New Disquietude podcast episode: music by Lesley Flanigan, Dave Seidel, KMRU, Celia Hollander, and John Hooper; interview with Flanigan; commentary; short essay on reading waveforms. • Disquiet.com F.A.Q.Key Tags: #saw2for33third, #field-recording, #classical, #juntoElsewhere: Twitter, SoundCloud, Instagram

Listening to art. Playing with audio. Sounding out technology. Composing in code. Rewinding the soundscape.

Spare MP3 Album

Raemus‘s superb Nine Days is that many tracks of deceptively simple music, raw percussive-oriented songs that leave plenty of room for the mind to wander about in. The individual instrumentals are, for the most part, as spare as minimal techno, but without the resounding dub that lends that genre its loungey depth and allure. Instead, Raemus settles, with a few exceptions, for the brittle. Most of the tracks follow the pattern of the lead entry, “Saturday Night,” which is built from little more than a handful of acoustic knocks and pings, with the occasional gong-like reverberation — like a DJ doing his best to entertain a crowd during a blackout. Each entry adds something to the equation. The closing of “Friday Morning” pounds back and forth and into the distance while squeaky metallic sounds crowd the foreground. “Thursday Afternoon” adds a bass line and distant soundwash (perhaps a nod to the Brian Eno album of that name), but keeps to the reticent mode. “Monday Morning” drops in snippets of treated spoken words. “Tuesday Afternoon” stands out, trading percussion for minimalist organ sounds, the fugue riffs reminiscent of Philip Glass’s early-career loft jams. And “Thursday Morning” applies those organ sounds to a thick consortium of drones. The Nine Days album is the most recent full-length release from the 2063music.de netlabel. (Go directly to the album here. Raemus’ web presence is here.)

By the way, tomorrow, February 24, is “Grey Tuesday,” so named for the web-organized protest against Capitol Records’ shortsighted, heavy-handed legal assault on Danger Mouse, whose now infamous Grey Album mixes together the Beatles’ The Beatles (aka the White Album) and Jay-Z’s Black Album. Disquiet.com doesn’t have the resources to join the protest fully (that is, to mirror the files from Danger Mouse’s album-length mashup), but suffice to say that this site’s Downstream department exists to shed light on practical uses of the web to distribute experimental music for free to a growing audience that recognizes that current copyright laws are woefully outdated. More info on the protest at greytuesday.org.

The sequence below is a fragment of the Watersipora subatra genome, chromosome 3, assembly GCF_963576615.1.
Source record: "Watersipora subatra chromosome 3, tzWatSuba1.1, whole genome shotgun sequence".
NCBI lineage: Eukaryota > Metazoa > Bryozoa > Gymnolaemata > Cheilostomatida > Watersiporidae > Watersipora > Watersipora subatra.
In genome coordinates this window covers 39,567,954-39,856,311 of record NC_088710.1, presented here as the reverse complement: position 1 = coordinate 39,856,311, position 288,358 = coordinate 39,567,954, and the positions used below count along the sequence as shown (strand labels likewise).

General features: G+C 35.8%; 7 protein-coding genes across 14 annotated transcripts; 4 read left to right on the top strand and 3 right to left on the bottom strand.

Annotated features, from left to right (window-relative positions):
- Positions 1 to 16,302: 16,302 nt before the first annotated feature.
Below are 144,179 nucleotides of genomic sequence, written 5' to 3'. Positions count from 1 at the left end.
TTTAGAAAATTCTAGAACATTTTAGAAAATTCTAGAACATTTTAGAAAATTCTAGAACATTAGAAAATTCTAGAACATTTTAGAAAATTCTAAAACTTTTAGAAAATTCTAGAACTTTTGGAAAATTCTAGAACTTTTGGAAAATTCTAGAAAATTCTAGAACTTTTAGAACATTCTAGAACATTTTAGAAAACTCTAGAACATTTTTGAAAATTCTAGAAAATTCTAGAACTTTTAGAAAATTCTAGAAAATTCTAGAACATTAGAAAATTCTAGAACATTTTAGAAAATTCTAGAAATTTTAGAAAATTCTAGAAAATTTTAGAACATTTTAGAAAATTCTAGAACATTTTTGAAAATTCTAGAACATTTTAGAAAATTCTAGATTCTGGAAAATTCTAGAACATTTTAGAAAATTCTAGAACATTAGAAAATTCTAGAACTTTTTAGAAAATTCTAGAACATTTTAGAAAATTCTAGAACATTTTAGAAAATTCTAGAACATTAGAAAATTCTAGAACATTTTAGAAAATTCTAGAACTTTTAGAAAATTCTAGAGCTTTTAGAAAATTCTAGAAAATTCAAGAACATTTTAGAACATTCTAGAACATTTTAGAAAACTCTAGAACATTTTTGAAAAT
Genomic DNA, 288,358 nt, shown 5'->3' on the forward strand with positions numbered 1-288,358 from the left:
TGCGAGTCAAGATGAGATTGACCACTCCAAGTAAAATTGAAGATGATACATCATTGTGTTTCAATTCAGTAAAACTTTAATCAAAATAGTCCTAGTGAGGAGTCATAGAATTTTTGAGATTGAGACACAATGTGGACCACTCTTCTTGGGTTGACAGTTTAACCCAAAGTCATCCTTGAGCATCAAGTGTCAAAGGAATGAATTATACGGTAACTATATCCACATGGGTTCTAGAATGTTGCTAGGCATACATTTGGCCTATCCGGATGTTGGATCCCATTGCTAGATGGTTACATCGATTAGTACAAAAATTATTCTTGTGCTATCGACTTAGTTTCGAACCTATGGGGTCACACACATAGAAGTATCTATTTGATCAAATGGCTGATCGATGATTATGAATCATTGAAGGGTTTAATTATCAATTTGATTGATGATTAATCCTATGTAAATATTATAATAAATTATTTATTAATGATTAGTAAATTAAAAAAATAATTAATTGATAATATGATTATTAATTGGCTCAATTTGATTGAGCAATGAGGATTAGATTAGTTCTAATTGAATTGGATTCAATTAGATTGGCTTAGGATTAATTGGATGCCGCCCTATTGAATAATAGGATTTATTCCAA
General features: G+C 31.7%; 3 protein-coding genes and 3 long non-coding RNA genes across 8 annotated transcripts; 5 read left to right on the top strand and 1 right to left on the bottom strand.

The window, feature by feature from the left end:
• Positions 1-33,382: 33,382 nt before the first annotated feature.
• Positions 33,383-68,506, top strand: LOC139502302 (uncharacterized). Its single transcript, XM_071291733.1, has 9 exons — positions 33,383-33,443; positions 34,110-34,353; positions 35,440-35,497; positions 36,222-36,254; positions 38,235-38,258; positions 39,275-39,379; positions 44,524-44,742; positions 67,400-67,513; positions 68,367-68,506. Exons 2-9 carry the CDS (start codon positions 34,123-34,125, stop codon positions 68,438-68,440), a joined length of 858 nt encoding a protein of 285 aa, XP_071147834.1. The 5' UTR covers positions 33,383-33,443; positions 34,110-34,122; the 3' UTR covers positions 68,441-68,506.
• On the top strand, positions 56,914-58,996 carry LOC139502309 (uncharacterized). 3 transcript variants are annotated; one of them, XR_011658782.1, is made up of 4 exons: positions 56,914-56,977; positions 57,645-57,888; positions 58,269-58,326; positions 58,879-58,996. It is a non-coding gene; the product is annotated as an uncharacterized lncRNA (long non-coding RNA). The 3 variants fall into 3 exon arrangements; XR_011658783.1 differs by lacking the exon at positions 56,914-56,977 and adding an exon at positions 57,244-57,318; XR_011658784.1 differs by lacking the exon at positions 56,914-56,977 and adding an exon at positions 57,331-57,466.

By Marc Weidenbaum

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  • about

  • Marc Weidenbaum founded the website Disquiet.com in 1996 at the intersection of sound, art, and technology, and since 2012 has moderated the Disquiet Junto, an active online community of weekly music/sonic projects. He has written for Nature, Boing Boing, The Wire, Pitchfork, and NewMusicBox, among other periodicals. He is the author of the 33 1⁄3 book on Aphex Twin’s classic album Selected Ambient Works Volume II. Read more about his sonic consultancy, teaching, sound art, and work in film, comics, and other media

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    • December 13, 2022: This day marks the 26th anniversary of the founding of Disquiet.com.
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    • April 16, 2022: I participated in an online "talk show" by The Big Conversation Space (Niki Korth and Clémence de Montgolfier).
    • March 11, 2022: I hosted a panel discussion between Mark Fell, Rian Treanor and James Bradbury in San Francisco as part of the Algorithmic Art Assembly (aaassembly.org) at Gray Area (grayarea.org).
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    • January 6, 2021: This day marked the 10th (!) anniversary of the start of the Disquiet Junto music community.
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    • There are entries on the Disquiet Junto in the book The Music Production Cookbook: Ready-made Recipes for the Classroom (Oxford University Press), edited by Adam Patrick Bell. Ethan Hein wrote one, and I did, too.
    • A chapter on the Disquiet Junto ("The Disquiet Junto as an Online Community of Practice," by Ethan Hein) appears in the book The Oxford Handbook of Social Media and Music Learning (Oxford University Press), edited by Stephanie Horsley, Janice Waldron, and Kari Veblen. (Details at oup.com.)

  • My book on Aphex Twin's landmark 1994 album, Selected Ambient Works Vol. II, was published as part of the 33 1/3 series, an imprint of Bloomsbury. It has been translated into Japanese (2019) and Spanish (2018).

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